Home > Death, Love, Parenting > A light for Eva

A light for Eva

I talked
about death
with my son, Li’l D,
two years ago.

Two months ago,
he overheard me talking
quietly with his dad
about a mom who
lost her kids and
asked, with
trembling voice,
“Did the baby

I opened my mouth
to speak, but I had
no idea how
on earth
to answer.

My husband
my knee.
“Tell him,”
he encouraged.

I did,
with breaking

(My husband and I
try not to info-dump
on our sweet six-year-old,
but we also try to answer
honestly the questions
he does ask.)

I asked Li’l D
if he would mind
taking a picture
for me.

We talked about

we’d already
talked about
kids dying,
I answered

I explained
that a friend’s
daughter, Eva, died
a year ago today, and that
I would like to light
a candle to show
that she still
for me.

I showed him
pictures of Eva,
and answered his questions.

“What’s that thing
on her eye?”
he asked.

“Different people are born
different ways, and she
was born with that.
That’s all.”

And then,
finally, after many
more questions, “But how
could a baby die?”

I could barely
say a word before
he shook his head,
vehemently, and said,
“Too sad, too sad!”
before scampering

“I understand,”
I said aloud, before
mumbling that I feel
it is so important
to remember,
aloud; to show
for those who
feel the loss
ever present
that I
still see
their love’s

A year ago,
I promised to
remember the
light in Eva’s
sweet smile.

I do,
I do,
I will
and next year
and the year after,

lighting a candle
in recognition
of Eva’s sweet,
sweet light
I still

d candle

  1. February 25, 2016 at 7:27 pm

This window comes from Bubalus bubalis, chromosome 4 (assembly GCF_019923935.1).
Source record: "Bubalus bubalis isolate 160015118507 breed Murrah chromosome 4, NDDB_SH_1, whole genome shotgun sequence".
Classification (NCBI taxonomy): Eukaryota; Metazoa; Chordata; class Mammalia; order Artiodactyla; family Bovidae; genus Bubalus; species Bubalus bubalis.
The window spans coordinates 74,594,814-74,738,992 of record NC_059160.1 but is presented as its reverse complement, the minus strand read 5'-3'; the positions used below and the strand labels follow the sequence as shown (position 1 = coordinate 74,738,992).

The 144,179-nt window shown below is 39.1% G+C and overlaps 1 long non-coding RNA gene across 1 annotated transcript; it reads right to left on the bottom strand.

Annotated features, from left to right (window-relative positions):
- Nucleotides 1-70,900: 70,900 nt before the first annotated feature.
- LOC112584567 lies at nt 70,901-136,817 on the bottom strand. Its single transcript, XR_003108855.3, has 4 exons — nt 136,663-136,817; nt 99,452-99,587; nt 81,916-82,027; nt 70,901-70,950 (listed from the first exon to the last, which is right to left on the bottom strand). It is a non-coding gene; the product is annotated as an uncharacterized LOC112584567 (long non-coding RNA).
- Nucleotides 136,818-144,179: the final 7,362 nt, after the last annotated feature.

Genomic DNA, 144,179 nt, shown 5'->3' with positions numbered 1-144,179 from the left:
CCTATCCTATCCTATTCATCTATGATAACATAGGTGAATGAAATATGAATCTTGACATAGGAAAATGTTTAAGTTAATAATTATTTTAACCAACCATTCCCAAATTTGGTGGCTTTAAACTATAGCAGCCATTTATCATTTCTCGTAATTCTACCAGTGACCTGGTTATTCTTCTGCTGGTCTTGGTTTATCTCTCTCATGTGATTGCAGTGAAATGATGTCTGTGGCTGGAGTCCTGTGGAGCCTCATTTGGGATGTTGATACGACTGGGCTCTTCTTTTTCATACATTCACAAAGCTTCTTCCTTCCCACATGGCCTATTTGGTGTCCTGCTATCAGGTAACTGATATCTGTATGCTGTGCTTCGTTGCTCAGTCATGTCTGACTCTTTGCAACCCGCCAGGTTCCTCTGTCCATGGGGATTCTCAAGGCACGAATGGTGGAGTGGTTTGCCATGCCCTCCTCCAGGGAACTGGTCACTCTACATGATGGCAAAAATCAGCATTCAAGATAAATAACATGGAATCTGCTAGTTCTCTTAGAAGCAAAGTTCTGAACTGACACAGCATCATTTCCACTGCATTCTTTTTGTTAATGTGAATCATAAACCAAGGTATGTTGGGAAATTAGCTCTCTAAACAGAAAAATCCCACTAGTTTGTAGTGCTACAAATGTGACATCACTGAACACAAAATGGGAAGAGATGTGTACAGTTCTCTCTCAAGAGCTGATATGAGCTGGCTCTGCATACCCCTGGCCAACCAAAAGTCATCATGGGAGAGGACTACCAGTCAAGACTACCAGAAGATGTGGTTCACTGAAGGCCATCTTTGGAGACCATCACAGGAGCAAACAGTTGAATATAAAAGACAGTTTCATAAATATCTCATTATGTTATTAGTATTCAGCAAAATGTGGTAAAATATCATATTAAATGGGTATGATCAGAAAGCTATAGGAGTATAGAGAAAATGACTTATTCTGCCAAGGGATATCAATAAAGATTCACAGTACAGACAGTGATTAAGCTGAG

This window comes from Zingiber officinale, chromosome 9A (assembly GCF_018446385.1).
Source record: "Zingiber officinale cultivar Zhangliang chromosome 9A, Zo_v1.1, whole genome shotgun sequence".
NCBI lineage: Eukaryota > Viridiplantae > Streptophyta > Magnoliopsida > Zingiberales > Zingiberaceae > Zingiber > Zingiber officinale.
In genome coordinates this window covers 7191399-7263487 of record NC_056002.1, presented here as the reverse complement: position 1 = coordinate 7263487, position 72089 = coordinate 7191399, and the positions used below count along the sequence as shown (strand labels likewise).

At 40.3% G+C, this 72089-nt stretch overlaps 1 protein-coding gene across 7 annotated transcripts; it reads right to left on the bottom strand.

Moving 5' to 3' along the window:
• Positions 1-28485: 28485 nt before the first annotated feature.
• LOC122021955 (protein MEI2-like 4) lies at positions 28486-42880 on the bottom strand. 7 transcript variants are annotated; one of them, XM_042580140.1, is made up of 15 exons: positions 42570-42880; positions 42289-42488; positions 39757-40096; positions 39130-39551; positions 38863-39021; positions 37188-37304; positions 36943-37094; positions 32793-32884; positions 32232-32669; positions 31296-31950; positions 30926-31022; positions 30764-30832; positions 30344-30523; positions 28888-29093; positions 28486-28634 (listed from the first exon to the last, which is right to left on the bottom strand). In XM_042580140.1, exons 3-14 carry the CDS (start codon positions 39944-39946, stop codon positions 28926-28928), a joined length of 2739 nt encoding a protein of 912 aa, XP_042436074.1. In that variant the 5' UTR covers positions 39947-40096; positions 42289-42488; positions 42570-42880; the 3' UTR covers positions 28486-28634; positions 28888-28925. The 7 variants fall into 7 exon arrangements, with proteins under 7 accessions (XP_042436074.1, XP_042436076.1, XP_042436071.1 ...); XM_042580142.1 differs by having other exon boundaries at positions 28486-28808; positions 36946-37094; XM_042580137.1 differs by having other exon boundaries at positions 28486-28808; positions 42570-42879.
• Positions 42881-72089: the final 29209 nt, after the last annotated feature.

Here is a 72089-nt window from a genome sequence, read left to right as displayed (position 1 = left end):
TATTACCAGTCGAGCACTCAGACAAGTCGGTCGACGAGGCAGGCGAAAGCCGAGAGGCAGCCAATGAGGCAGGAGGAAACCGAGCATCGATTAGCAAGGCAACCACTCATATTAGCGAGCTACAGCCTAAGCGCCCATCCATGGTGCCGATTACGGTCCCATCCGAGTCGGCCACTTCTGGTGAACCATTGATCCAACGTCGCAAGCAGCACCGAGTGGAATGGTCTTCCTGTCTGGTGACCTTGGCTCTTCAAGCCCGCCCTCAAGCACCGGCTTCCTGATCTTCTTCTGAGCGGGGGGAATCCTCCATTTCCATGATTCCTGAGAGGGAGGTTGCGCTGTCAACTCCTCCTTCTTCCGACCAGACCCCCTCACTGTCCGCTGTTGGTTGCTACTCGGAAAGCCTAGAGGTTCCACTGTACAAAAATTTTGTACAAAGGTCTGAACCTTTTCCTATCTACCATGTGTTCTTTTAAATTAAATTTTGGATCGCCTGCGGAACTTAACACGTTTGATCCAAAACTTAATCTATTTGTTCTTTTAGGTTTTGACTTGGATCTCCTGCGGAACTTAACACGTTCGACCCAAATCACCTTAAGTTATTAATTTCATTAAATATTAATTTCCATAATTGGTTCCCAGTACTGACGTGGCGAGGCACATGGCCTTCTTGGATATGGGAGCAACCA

Heartfelt hugs and oceans of caring.

  2. February 25, 2016 at 7:52 pm

    You keep her light shining mama. Perfect way help your son understand the importance of remembrance, and keeping your word. If you’d like, (and if I can figure it out,) I can re-post or link or whatever it is on my page, but only if you want me too. It’s the very least I can do in this world that is without a soul that obviously touched your lives, hearts.

    • February 26, 2016 at 3:27 am

      Thank you so much for the kind thought. From Tessa’s one-year post, many people shared with her their lights for Eva. If you felt moved to share one, too, that’d be lovely. (Next year, I’ll probably email a picture direct versus posting, but this year … a post felt right.)

      Here’s Tessa’s request from her post 2/24: “Think of Eva tomorrow. Light a candle for her and send her a goodnight kiss. She would have loved that.”

  3. N.
    February 25, 2016 at 8:17 pm

    Death and sickness in our little ones… there is nothing more heartbreaking in this world.. hugs to you and yours

    • February 26, 2016 at 3:37 am

      😦 After posting this, I walked into Littler’s room and found his face double-wrapped in his blanket. In light of what I’d just been writing, I panicked … before removing the blanket entirely, and then changing my mind and re-tucking him.